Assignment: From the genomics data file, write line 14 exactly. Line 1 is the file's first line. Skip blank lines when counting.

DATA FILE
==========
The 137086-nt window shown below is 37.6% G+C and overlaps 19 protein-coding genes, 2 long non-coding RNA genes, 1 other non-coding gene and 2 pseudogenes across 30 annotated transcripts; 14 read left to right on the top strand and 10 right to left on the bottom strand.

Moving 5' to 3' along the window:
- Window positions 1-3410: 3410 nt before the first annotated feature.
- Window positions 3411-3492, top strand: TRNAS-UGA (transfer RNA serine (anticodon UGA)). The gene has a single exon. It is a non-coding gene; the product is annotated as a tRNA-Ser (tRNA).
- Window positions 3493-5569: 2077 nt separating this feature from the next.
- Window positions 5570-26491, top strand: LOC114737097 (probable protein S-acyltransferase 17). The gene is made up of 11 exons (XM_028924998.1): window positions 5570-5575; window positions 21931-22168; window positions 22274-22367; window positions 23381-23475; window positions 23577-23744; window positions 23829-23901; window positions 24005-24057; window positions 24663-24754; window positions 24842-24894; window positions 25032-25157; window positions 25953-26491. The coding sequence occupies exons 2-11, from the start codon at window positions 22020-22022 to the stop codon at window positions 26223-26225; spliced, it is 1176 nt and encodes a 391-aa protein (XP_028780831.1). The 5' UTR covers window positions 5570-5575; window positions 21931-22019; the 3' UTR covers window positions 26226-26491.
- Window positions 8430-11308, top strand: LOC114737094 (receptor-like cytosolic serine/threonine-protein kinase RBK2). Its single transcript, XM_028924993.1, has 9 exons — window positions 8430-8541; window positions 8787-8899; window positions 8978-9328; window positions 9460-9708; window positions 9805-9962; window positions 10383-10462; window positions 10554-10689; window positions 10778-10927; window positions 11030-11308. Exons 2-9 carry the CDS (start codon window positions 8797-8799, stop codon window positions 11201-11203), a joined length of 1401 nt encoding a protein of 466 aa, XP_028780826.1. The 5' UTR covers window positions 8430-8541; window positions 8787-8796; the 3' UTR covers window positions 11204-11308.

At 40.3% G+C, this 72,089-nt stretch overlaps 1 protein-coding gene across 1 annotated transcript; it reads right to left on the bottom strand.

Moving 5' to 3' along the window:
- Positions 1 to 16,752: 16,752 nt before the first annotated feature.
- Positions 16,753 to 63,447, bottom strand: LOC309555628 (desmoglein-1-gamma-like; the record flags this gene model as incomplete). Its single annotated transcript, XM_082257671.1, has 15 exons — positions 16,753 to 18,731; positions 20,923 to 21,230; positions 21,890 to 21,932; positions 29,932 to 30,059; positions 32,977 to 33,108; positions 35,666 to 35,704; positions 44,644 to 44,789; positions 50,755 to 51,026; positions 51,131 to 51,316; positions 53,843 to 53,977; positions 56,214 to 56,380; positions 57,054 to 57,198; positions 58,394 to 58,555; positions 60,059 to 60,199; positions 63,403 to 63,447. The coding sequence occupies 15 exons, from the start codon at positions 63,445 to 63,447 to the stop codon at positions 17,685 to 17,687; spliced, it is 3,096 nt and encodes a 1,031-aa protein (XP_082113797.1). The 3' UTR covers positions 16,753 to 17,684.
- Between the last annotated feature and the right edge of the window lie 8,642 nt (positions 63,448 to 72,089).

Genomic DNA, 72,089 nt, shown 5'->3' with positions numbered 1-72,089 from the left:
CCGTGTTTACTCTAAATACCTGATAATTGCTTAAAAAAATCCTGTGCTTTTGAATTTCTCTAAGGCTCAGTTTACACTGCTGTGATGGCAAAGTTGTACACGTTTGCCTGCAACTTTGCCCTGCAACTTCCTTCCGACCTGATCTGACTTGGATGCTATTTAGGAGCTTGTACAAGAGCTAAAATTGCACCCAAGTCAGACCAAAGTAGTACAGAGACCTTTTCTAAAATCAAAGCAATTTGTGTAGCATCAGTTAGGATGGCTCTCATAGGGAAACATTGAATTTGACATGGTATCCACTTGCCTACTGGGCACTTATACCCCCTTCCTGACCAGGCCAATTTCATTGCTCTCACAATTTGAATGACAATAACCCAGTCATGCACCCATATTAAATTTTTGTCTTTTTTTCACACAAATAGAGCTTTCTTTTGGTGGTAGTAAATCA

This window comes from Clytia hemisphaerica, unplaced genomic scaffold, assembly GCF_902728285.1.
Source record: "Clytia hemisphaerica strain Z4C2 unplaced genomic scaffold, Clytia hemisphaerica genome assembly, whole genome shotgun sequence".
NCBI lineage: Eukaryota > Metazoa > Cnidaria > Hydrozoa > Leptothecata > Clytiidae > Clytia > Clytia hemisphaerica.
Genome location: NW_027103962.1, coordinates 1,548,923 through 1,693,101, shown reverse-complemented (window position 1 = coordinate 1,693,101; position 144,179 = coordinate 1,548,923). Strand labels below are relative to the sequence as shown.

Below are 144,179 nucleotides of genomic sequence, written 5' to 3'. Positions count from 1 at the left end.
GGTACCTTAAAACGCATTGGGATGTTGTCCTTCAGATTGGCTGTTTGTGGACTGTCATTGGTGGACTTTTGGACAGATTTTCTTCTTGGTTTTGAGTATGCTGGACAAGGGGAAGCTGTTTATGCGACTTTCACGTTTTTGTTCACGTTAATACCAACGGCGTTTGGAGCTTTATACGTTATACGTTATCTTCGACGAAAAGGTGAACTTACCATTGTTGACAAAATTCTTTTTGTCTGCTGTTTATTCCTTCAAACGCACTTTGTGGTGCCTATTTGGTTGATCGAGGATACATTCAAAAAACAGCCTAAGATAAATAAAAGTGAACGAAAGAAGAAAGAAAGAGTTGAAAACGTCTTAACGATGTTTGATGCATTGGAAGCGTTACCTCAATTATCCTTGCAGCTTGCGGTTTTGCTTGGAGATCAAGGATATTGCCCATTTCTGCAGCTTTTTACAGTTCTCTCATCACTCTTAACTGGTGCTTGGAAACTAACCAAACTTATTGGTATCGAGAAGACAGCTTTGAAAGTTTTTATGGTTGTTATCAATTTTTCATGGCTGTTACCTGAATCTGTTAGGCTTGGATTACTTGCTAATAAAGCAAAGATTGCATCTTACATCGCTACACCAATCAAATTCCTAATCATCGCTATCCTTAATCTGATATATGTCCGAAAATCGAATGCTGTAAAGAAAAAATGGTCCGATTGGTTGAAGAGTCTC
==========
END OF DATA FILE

CCGTGTTTACTCTAAATACCTGATAATTGCTTAAAAAAATCCTGTGCTTTTGAATTTCTCTAAGGCTCAGTTTACACTGCTGTGATGGCAAAGTTGTACACGTTTGCCTGCAACTTTGCCCTGCAACTTCCTTCCGACCTGATCTGACTTGGATGCTATTTAGGAGCTTGTACAAGAGCTAAAATTGCACCCAAGTCAGACCAAAGTAGTACAGAGACCTTTTCTAAAATCAAAGCAATTTGTGTAGCATCAGTTAGGATGGCTCTCATAGGGAAACATTGAATTTGACATGGTATCCACTTGCCTACTGGGCACTTATACCCCCTTCCTGACCAGGCCAATTTCATTGCTCTCACAATTTGAATGACAATAACCCAGTCATGCACCCATATTAAATTTTTGTCTTTTTTTCACACAAATAGAGCTTTCTTTTGGTGGTAGTAAATCA